My son had a amputation in August 2010 he was 14.5 years old , his was a trauma accident he was on a 4 wheeler when a vehicle hit him broad side at 70 mph , he was very fortunate to live but it crushed his left heel, and traumatized the lower leg, I remember the night the surgeon came out and told us they would have to amputate because there was no way of rebuilding it and if they could he would probably lose all function in his foot.. As a parent of a teenage boy that was very active , I remember telling the surgeon he would rather die then lose his foot. The Dr. Looked me straight in the eye and said I promise you mam he would rather live and we will let him decide that way he can come to peace with it.. So the next morning the team of Drs came in and explained to him what his choices were and I remember him looking at them and he said if I can go back to playing baseball like I love to do then let's do this, by march he was back to playing baseball and hasn't looked back. He is going into his senior year now and this week end will be going to Enid Oklahoma to play in a college preview game and also headed this week to try out for another college.. I am so proud of him for never giving up and pushing himself.. Life goes on after amputations, he is proof of this like so many more that has followed this same path.. May God bless you!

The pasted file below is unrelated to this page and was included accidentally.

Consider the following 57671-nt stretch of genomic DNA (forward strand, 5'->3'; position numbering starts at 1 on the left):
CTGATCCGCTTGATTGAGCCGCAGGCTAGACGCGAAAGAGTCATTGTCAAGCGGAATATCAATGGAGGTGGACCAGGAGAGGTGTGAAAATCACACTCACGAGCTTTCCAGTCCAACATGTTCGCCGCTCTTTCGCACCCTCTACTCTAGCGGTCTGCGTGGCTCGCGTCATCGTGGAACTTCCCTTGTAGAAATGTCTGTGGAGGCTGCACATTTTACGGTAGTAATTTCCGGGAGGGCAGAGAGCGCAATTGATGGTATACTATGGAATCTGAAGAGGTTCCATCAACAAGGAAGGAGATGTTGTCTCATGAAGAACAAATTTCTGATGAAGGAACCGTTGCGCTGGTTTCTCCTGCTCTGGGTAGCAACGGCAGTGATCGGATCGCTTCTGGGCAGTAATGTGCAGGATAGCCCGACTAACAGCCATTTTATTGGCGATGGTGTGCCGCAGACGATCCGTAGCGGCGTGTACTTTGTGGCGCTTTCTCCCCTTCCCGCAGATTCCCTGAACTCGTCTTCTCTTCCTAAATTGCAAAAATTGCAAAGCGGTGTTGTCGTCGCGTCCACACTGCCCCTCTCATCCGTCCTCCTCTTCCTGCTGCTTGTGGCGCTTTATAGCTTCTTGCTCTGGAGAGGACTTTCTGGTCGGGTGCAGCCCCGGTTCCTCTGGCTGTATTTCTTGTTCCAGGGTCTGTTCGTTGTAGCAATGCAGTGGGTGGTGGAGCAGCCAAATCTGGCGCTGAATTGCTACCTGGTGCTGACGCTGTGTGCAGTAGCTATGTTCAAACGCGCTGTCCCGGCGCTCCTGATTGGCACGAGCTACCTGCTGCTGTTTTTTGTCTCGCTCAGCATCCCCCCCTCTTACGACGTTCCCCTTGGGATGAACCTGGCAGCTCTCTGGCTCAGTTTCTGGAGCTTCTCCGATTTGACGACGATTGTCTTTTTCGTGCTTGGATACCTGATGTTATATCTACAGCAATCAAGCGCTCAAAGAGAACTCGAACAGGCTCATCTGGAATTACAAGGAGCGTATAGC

May 31, 2013 | Unregistered CommenterJennifer Green

PostPost a New Comment

Enter your information below to add a new comment.

My response is on my own website »
Author Email (optional):
Author URL (optional):
Post:
 
Some HTML allowed: <a href="" title=""> <abbr title=""> <acronym title=""> <b> <blockquote cite=""> <code> <em> <i> <strike> <strong>